The researchers tested the coating on avocados because these fruits are particularly prone to uneven ripening and post-harvest rot. The study found that once applied to avocados with FRJS, the non-toxic pullulan coating can be easily washed down the sink and flushed down the drain. “You can package an avocado at the farm and extend its shelf life and then wash off the coating,” says study co-author Philip Democritou, a nanoaerosol researcher at Rutgers University and Harvard University. Even if the treated object itself is thrown away, the coating will decompose in the soil in about three days, the scientists said.

The team also tested how the coating improved food safety. When researchers compared it to common foodborne pathogens, including coli, Listeria innocent as well as Aspergillus fumigatus, they saw a decline in both bacterial and fungal populations. They also found that coated avocados were less prone to rotting, with only 50% of these fruits going bad within a week compared to 90% of uncoated avocados. And coated avocados were more likely to retain their green inner color.

Although this is not the first antimicrobial coating for food, the researchers believe that they have created the most effective and easily recyclable option to date. They claim that the spray technology requires less feedstock, making it more efficient than based on silk fiber coatings that require the food to be first immersed in the material and then dried. Other attempts at plastic-free food packaging have included cellulose-based films; they cannot be washed off, and some even need to be recycled.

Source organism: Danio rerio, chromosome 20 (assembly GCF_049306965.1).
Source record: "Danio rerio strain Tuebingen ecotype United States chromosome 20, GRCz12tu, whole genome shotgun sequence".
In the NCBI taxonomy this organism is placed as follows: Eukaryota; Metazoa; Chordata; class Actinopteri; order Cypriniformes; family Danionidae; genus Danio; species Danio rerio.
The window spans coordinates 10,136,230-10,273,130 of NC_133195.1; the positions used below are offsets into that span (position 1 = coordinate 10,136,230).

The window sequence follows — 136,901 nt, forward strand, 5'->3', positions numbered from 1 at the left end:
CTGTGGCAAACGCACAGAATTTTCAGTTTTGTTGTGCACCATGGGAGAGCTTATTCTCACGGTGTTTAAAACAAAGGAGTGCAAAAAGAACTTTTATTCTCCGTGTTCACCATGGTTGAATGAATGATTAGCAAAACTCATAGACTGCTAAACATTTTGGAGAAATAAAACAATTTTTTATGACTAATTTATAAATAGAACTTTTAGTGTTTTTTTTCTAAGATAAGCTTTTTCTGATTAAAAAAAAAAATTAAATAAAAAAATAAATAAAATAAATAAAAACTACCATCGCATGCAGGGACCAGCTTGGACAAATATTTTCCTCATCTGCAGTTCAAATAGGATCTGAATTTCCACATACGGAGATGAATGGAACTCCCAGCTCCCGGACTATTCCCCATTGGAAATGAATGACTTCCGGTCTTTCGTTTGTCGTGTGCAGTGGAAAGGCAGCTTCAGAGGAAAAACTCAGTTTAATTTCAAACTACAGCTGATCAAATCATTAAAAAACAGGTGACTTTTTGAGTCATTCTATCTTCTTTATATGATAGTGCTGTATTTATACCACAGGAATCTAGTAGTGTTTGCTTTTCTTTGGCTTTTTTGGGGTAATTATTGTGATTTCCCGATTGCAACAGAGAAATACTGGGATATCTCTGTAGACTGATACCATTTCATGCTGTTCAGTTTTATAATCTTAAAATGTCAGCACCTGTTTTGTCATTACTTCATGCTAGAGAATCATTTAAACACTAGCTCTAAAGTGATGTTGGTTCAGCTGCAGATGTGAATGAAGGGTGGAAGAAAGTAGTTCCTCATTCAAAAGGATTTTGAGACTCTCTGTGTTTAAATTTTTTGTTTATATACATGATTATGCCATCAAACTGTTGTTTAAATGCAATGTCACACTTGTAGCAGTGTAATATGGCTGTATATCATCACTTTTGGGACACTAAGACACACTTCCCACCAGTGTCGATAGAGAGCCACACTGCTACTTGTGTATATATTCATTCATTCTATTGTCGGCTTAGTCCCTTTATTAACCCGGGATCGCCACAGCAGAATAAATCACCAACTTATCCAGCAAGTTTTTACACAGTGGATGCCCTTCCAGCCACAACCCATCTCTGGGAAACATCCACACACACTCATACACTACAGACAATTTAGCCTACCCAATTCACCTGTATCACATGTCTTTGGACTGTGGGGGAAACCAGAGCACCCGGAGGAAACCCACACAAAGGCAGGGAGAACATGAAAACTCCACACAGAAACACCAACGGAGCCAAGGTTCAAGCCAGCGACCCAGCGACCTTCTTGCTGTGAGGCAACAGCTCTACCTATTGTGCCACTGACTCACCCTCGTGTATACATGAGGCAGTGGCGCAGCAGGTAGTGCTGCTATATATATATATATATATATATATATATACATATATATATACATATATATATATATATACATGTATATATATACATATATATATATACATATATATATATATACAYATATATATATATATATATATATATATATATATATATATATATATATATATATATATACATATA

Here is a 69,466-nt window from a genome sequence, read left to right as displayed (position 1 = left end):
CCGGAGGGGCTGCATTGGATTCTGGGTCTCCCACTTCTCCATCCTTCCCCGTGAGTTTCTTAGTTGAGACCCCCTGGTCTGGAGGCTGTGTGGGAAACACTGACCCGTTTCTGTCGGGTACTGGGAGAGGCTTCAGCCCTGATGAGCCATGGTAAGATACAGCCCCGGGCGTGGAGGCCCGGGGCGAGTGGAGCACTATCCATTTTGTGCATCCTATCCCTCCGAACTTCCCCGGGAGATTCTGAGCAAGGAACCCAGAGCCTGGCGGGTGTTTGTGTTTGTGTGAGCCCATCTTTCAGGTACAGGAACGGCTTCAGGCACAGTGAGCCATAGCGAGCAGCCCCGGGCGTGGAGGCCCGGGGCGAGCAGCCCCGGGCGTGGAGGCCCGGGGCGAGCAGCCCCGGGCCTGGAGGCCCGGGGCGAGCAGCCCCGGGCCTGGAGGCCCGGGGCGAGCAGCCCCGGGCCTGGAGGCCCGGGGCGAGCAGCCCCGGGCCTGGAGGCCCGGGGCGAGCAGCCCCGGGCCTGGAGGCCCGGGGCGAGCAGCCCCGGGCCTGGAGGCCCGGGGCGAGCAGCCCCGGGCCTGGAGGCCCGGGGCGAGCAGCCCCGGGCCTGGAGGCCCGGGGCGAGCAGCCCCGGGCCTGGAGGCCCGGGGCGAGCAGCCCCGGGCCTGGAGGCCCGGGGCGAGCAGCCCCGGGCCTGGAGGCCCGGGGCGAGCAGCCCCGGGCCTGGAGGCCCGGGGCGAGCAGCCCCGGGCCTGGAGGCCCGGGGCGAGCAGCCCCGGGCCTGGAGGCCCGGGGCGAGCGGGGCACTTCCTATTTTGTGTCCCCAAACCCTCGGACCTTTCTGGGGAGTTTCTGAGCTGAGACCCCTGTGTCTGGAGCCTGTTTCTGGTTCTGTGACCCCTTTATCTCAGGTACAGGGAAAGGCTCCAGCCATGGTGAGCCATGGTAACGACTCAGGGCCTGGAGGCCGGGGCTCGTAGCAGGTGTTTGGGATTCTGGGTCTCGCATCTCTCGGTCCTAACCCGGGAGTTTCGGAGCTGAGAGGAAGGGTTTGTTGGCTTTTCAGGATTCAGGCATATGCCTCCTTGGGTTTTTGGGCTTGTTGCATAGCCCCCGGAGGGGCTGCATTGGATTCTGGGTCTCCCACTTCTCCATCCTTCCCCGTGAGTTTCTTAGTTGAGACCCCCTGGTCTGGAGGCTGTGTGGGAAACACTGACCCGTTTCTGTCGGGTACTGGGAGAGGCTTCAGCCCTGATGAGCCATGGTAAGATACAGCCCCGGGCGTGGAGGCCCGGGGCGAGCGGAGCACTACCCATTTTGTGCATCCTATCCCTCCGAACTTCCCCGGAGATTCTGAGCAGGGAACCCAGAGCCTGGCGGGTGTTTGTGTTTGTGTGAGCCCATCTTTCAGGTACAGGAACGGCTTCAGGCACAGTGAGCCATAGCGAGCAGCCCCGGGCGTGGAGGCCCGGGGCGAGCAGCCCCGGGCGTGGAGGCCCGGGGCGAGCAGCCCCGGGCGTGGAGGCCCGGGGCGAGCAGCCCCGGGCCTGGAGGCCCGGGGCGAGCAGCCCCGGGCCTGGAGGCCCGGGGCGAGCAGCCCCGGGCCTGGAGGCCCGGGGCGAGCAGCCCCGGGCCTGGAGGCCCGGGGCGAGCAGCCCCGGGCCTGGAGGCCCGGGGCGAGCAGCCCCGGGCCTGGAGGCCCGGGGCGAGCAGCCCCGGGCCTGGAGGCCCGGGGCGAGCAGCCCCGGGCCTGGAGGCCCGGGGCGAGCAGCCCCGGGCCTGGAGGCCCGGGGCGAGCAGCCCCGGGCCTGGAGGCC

According to Chang, the team is currently working on expanding the coating process to process multiple product items at the same time. The scientists are considering several options, including a pipeline-based system, but this is still in the early stages of planning.

The coating may also need to undergo additional safety testing, suggests Nishad Jayasundara, an environmental toxicologist at Duke University who was not involved in the study. “As a toxicologist,” he says, “the bottom line whenever you see a newly synthesized product is, ‘Do we know enough about it?’ break down into unexpected by-products.

Jayasundara says he is generally encouraged by the new study results. “It’s always very exciting when you have a biodegradable material that can replace plastic or reduce it at any level possible,” he says. But he doesn’t dare to celebrate yet. Although the U.S. Food and Drug Administration (FDA) has given pullulan the agency’s GRAS status, Jayasundara warns that whenever modifications are made to the material—even with natural additives, such as the antimicrobials the researchers used— it is important to assess their safety to human health through a series of tests.

“When we first thought about plastics, they were considered pretty safe molecules,” notes Jayasundara. “But over time we realized, ‘Oh, actually no, it’s not.’ We now know that plastic at all levels, regardless of size, has an impact at the cellular level, at the molecular level and at the ecosystem level.”